By JD LONG

News-Herald Staff Writer

 

photo-(1)CADIZ – Eight pairs of shoes, two walking buggies, 12 flat tires and 6.1 million steps-and he’s not finished. That is, until he sees the lights of Atlantic City.

Many people do various good things, especially for kids, but walking across America isn’t one of them, unless you’re Norman Horn.

Horn, who heads Coast2Coast, a non-profit organization for the fight against pediatric cancer, is heading home but he won’t stop there. From the Philadelphia area, Horn, who is walking across America to raise $100,000 and pediatric cancer awareness, will see family and friends as he nears eastern Pennsylvania then keep on trucking till he finishes in Atlantic City.

Horn chose walking because he felt he would miss too much on anything that had wheels, such as a bicycle.

“This allows me to meet more people, stop in more places to spread more awareness [and] raise more funding,” Horn said. He added that his mission isn’t just a physical one whereas loneliness can come into play, as well. He said that when he thinks of all the families dealing with cancer and their hardships, his physical challenge isn’t all that bad, comparatively.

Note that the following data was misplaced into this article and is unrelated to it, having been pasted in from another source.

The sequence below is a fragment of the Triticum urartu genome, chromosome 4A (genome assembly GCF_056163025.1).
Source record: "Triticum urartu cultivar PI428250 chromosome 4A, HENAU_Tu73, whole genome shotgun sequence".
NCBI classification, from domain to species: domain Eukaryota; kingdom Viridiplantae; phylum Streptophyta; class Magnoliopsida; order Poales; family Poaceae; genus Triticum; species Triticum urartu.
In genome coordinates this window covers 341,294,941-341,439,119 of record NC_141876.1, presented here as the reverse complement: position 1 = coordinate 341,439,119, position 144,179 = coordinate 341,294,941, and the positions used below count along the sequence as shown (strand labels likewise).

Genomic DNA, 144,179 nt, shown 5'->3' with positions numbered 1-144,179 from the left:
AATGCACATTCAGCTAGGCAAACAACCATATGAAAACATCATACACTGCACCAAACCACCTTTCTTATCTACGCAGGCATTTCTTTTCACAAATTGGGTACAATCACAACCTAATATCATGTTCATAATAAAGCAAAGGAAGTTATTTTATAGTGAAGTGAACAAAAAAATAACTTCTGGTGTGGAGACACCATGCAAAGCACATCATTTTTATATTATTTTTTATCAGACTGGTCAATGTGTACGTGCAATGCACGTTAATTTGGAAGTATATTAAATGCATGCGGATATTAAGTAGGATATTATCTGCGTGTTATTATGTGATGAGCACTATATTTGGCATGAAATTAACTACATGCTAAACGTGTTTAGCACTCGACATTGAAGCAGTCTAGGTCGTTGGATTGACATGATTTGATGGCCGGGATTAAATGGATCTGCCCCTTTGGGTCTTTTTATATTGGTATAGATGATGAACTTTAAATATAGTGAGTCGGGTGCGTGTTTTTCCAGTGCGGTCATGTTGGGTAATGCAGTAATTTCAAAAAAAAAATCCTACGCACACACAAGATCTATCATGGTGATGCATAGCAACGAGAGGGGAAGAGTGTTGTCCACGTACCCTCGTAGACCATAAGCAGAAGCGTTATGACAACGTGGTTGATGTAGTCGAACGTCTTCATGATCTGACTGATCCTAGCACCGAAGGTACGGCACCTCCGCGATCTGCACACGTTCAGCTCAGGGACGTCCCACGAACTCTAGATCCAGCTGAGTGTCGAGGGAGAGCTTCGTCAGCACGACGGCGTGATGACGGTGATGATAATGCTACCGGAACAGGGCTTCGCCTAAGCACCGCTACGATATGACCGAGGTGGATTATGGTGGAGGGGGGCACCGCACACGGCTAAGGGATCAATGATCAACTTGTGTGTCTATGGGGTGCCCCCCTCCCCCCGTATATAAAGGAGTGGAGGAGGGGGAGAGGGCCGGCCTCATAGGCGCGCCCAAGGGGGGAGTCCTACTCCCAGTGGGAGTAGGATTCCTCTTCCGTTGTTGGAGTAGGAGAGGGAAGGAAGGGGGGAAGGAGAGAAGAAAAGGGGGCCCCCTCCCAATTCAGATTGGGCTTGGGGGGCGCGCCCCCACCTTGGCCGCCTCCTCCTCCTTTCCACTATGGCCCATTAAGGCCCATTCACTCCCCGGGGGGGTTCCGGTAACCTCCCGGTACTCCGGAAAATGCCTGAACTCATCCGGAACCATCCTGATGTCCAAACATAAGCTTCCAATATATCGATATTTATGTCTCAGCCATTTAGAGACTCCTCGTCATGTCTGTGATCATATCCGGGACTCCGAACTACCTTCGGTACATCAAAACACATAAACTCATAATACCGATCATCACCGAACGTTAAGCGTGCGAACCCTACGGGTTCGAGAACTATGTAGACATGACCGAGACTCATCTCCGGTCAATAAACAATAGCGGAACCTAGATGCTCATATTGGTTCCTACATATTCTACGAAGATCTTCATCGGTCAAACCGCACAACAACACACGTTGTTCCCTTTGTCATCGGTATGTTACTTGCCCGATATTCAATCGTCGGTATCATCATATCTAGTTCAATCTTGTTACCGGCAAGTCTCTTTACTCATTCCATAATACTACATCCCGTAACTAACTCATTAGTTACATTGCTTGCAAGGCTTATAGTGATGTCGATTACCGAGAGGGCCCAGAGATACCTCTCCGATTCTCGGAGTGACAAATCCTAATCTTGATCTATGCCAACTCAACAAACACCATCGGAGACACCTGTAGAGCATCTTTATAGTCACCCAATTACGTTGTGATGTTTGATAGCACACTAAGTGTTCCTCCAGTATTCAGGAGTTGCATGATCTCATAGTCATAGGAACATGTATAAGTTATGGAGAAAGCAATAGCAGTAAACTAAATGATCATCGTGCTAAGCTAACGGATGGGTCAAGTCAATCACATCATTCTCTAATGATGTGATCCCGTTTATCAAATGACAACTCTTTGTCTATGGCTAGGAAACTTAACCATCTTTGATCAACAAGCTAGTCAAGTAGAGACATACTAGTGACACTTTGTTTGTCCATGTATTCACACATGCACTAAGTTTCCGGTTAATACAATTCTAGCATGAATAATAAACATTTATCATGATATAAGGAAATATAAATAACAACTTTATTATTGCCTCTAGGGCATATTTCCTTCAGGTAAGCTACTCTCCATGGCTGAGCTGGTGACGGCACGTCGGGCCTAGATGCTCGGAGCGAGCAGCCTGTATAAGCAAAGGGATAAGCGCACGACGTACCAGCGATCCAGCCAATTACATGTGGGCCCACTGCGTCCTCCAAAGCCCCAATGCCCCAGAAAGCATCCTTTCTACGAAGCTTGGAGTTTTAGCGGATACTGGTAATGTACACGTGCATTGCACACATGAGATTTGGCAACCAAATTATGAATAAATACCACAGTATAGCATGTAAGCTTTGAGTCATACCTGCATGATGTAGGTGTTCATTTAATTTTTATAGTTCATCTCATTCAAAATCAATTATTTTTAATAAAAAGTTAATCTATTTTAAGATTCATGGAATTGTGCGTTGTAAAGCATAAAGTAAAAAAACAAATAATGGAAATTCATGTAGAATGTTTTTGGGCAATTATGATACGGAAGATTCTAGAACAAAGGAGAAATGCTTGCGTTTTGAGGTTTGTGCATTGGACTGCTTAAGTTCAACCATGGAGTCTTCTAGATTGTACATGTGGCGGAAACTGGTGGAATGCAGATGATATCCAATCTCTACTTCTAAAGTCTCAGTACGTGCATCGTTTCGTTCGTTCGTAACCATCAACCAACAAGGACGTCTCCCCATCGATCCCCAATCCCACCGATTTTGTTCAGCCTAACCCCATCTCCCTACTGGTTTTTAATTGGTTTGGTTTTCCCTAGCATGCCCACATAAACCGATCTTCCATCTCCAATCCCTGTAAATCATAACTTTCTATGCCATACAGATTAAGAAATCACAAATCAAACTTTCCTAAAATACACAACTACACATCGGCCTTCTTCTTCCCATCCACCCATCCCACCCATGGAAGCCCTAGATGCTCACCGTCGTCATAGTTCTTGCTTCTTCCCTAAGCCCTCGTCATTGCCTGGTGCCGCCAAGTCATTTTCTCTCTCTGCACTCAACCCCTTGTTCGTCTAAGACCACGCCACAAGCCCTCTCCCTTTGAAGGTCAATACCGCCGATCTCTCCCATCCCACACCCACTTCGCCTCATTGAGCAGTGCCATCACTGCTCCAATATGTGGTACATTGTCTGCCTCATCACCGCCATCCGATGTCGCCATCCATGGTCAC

“My goal to avoid that lonely factor is to have as many of these stories as I can so I have encounters with people and reaching out so I can go to dinner with somebody and stay in a nice comfortable place,” Horn said.

He walks pushing a large baby stroller with all his belongings stuffed inside. He estimates the weight at about 75 pounds, which includes, toiletries, sleeping bag, tent, clothes, and food just to name some of the necessities he carries along.

Horn said he camped for 65 straight days making it into Colorado before the generosity of people took over. Now, he says, he’s only camped one night since leaving eastern Colorado.

To reach Cadiz this past week, Horn walked 20 miles but says he averages around 25.

“I love meeting families and strangers and having you know, spontaneous encounters with people and enjoying all aspects of the trip,” he said.

Horn, who’s already walked over 2800 miles, also said he’s had a few close calls but not with people. Out west, he once had to place his buggy between him and a coyote that didn’t care much for donating. Then, when packing up his tent after a night’s camping, he discovered a rattlesnake had curled up underneath his tent to stay warm.

Horn accepts donations through his website (coast2coastftk.com) or via Facebook using a check or money order made out to: coast2coastftk.

Read the whole story in the next edition of the News-Herald.